This season inspires leisure drives through neighborhoods to view eye-catching landscapes, such as flowered archways, hanging baskets, or gardens containing vibrant colors. Have youever asked yourself, “What feature first caught my attention?” Was it a trellis, the creative use of large stones, or the layering of flower gardens? The ideal yard we yearn for rarely goes beyond the saved-up list of landscape ideas. This year, you can toss worries aside and create relatively inexpensive props to boost curb appeal.
Chrysanthemums, the Ideal Fall flower
All Spring and Summer, you have cared for your dahlias, Shasta and African daisies, zinnias, asters, and coreopsis. Don’t feel sad; the beautiful arrays of colors and blossoming shapes are also found within the color and shape ranges of the “diva” of the Fall season, the Chrysanthemum. Whether you like flashy or casual colors, mums are a preferred perennial, simply because they are pest- and disease-resistant. The plant makes few demands beyond adequate sunshine and water. Gardeners can remove the root-bound plant from an arrangement, late in the fall season, and plant with great success before the dormant season begins. Additionally, with the ease of placing a shovel in the center of a mum, you can divide it in half or quarters to double or triple the beauty next year.
A Bowed Structure
Forgo the expensive arch, and consider an alternative means to create a unique entrance. With a two-by-two beam lodged in the ground, consider allowing the tendrils of a vine to form an archway with your guidance. Confederate jasmine, Bougainvillea, climbing hydrangea, and clematis are excellent, non-refutable options. A secondary option is to plant a grapevine or blackberries—two fruits perfect for zone seven. One plant on each side is more than adequate.
Research your vine before planting. Climbing hydrangea has a propensity to leap to broaden its territory and wisteria is capable of destroying foundations, seeping between cracks, and climbing walls. As you consider the additional weight of fruit clusters, the initial structure may require bracing or another form of support.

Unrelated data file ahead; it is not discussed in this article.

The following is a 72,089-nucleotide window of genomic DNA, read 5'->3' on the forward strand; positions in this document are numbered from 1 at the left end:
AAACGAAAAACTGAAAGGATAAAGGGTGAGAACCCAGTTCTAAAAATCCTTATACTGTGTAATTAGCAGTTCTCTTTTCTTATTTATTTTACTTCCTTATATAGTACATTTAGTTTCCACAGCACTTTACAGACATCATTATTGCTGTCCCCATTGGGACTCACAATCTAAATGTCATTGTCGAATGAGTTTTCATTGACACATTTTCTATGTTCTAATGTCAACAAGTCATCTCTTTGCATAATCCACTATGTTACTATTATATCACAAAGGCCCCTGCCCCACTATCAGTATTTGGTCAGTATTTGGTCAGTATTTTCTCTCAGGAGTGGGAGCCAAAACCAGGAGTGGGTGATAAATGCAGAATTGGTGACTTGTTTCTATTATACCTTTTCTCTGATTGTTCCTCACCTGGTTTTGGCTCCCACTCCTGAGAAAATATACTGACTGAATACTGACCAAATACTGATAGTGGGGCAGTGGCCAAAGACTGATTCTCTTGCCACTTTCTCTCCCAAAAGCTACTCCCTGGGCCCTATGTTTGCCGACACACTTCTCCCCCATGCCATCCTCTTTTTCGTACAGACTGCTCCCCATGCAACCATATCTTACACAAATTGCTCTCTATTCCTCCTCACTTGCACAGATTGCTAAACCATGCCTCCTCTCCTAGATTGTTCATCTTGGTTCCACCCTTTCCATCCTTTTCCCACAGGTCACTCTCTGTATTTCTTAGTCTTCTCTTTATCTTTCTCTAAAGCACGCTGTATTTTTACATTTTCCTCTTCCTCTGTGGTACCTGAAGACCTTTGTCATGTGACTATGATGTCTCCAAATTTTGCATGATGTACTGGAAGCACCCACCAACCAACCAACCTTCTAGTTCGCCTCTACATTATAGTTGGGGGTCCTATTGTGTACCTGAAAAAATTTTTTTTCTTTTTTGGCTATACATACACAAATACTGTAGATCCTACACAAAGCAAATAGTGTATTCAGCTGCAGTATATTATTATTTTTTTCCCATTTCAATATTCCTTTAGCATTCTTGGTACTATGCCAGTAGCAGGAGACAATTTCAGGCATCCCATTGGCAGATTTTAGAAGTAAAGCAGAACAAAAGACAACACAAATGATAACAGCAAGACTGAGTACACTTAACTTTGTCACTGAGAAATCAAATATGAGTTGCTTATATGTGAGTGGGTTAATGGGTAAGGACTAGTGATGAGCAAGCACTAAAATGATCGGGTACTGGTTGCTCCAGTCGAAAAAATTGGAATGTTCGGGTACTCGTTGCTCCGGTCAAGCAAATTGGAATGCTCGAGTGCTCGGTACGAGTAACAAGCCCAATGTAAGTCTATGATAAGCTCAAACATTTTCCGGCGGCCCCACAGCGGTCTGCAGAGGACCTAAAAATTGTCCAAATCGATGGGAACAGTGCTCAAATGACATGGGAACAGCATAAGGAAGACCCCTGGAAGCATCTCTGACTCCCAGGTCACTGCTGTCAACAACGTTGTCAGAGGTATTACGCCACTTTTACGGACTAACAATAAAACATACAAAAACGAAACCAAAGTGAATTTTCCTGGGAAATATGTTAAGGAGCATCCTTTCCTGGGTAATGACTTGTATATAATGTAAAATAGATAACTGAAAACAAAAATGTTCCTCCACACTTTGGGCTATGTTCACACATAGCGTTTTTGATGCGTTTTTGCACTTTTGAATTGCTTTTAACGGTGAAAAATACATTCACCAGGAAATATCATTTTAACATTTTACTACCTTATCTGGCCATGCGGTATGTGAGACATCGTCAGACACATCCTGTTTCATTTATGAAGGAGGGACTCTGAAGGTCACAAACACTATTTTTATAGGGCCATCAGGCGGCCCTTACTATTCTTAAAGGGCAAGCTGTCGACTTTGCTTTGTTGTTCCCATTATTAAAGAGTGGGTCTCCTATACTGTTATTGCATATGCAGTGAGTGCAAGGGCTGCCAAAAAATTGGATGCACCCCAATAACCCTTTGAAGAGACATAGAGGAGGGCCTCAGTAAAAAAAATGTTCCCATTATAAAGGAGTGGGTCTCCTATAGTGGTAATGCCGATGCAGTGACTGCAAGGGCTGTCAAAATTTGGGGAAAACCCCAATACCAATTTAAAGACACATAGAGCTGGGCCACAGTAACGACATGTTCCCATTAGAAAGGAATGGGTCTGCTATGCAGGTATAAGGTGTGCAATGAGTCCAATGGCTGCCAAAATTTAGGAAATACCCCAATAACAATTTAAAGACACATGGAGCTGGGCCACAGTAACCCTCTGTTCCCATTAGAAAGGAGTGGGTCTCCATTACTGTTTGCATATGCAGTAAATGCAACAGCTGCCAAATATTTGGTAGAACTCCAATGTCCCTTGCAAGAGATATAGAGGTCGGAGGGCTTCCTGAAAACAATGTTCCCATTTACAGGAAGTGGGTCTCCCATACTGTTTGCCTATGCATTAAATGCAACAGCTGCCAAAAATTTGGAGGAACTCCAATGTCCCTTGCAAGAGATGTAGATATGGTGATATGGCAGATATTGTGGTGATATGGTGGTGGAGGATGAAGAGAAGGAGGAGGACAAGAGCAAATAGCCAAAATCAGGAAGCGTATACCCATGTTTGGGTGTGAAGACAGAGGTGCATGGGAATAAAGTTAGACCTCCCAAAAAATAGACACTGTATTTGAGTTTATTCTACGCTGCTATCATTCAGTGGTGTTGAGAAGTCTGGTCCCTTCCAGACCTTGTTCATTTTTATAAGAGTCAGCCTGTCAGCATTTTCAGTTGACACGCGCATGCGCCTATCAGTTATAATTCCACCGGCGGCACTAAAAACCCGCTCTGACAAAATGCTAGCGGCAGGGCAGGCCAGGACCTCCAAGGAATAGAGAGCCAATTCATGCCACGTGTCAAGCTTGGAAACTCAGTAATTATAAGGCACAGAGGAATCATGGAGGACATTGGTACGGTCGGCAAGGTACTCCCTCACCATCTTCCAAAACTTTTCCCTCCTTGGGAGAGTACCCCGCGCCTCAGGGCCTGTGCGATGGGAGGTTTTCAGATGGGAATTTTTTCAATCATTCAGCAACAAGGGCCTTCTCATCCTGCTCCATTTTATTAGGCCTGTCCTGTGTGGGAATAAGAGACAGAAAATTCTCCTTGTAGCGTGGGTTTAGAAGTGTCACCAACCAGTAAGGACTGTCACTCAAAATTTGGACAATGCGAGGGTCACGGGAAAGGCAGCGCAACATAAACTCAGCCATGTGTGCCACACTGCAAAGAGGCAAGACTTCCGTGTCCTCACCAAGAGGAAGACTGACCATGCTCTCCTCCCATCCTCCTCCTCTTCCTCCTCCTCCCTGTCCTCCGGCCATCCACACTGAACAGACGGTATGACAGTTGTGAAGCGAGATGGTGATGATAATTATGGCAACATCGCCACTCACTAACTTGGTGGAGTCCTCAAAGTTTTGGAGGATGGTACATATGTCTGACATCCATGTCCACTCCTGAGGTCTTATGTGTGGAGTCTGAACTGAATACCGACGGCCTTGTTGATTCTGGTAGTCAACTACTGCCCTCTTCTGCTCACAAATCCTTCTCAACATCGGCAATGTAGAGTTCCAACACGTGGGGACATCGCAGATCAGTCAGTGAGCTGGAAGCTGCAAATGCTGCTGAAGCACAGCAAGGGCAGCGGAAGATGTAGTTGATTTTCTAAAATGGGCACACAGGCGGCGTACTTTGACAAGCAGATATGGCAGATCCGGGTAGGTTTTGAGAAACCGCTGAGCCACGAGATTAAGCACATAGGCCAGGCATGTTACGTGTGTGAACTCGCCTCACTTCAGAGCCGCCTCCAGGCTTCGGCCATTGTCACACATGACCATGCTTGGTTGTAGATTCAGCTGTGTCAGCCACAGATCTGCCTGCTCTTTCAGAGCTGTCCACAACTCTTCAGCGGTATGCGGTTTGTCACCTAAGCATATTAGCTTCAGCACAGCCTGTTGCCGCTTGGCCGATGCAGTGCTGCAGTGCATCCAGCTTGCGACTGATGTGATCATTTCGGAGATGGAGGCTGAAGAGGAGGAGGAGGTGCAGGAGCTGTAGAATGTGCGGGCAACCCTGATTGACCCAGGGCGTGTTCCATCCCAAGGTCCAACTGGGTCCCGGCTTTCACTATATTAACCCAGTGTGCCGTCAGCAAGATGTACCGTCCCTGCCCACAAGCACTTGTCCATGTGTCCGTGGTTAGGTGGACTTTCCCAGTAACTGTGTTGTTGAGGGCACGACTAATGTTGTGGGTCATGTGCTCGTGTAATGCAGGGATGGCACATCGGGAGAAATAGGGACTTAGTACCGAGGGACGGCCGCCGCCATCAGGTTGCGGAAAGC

Along with a wrought-iron crook or wooden post, the addition of a well-placed large basket arranged with the accents of the harvest season can display a autumnal touch; therefore, include a few kale, lettuce, spinach, and cabbage plants. Kale, for instance, is eye-catching while adding a purple coloring to your arrangement. Think about grasses and cascading plants, such as ivy or the potato vine. And, include the hearty pansy, which, like the mum, has a rainbow of colors!
Small to Big Planters
Take time to meander through the aisles of your favorite local or out-of-town nursery. Great deals occur during this time of year. You’ll be sure to find a variety that holds blooms from mid-summer through fall. While the Dahlia comes in every color under the sun, including autumn favorites, you will also find alyssum, asters, black-eyed-Susans, cannas, cornflowers, cosmos, dianthus, helenium, ornamental peppers, perennial sage, sedum, and verbena.
If you have an oval or circular galvanized bucket on hand, consider designing a unique arrangement using pumpkins, gourds, grape vines, and possibly a sweet potato vine for a cascading appeal. The diverse use of items placed together can create a remarkable display, whether you choose to place it near the lamppost or on the front porch.
Oh, Great Pumpkin!While your fondness for Charlie Brown may question the timing of growing a bed of gourds and pumpkins so early in the year, consider marking your calendar for June of 2020. And, remember, to produce quality-sized fruits, you’ll need a location easily accessible to a watering system!
The essence of the season is to gather nature’s harvest! With so many diverse options to create eye-catching arrangements in your yard, you’ll be influencing neighbors and those driving by to follow your creative lead.